Cameras, software and recorders are all becoming more powerful and complex. Higher resolution, multiple streams, multiple analytics and more powerful CODECs greatly enhance the potential of video surveillance. At the same time, using multiple features together can routinely overload a video surveillance system, creating significant problems that are hard to resolve.
Traditional Video Surveillance - Simple but Limited
In the old days, you had analog cameras and DVRs - both of which were very limited in what they could do. Because they were so limited, it was hard to misconfigure or overload the system. A recorder only had so many inputs and an analog camera could only send a single fixed stream.
The Claims of Today's Video Surveillance
Today's video management systems and cameras can use H.264, can handle multiple megapixel streams and run on-board analytics on video. It is becoming very common for companies to market all of these advantages.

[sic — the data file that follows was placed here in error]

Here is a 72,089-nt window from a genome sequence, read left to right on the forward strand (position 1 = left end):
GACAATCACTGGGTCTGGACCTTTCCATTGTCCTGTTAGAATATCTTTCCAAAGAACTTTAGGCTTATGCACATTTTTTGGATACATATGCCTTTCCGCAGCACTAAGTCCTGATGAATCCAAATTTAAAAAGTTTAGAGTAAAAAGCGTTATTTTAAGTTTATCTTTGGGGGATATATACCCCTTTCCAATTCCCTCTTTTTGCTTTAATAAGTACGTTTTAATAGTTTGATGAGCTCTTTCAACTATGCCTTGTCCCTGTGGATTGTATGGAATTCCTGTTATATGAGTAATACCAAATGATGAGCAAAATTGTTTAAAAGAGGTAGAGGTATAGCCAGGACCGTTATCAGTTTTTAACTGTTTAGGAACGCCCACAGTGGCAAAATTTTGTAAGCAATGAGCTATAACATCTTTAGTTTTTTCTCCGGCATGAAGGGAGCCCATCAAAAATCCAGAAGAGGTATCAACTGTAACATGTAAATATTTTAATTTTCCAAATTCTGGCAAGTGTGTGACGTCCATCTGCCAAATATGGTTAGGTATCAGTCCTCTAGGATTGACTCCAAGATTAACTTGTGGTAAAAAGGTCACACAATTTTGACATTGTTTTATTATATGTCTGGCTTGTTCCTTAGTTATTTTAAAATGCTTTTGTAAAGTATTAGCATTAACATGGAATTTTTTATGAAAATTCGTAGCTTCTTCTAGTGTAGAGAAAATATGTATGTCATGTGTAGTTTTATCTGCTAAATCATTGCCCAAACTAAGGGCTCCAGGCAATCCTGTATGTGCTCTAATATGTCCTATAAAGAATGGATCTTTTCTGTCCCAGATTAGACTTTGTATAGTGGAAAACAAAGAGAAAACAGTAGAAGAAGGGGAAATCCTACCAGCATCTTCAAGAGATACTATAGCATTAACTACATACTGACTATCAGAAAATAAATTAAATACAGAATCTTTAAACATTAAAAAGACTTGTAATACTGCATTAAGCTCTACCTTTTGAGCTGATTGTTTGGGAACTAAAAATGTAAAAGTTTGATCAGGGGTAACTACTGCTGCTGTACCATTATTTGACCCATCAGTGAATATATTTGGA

The Problem for Users
The problem is that it is almost impossible to run all, or even many, of these functionalities at the same time. Making the problem worse, this is generally only disclosed in the fine print or footnotes of the marketing material.
Users and integrators need to be careful about designing systems with these products. 'Optimistic' designs based primarily on vendor marketing can deliver systems that significantly under-deliver or break down in real world use.
While new features and functionalities can be video surveillance more effective and less expensive, we need to appreciate the risks and understand how to plan and diagnose problems.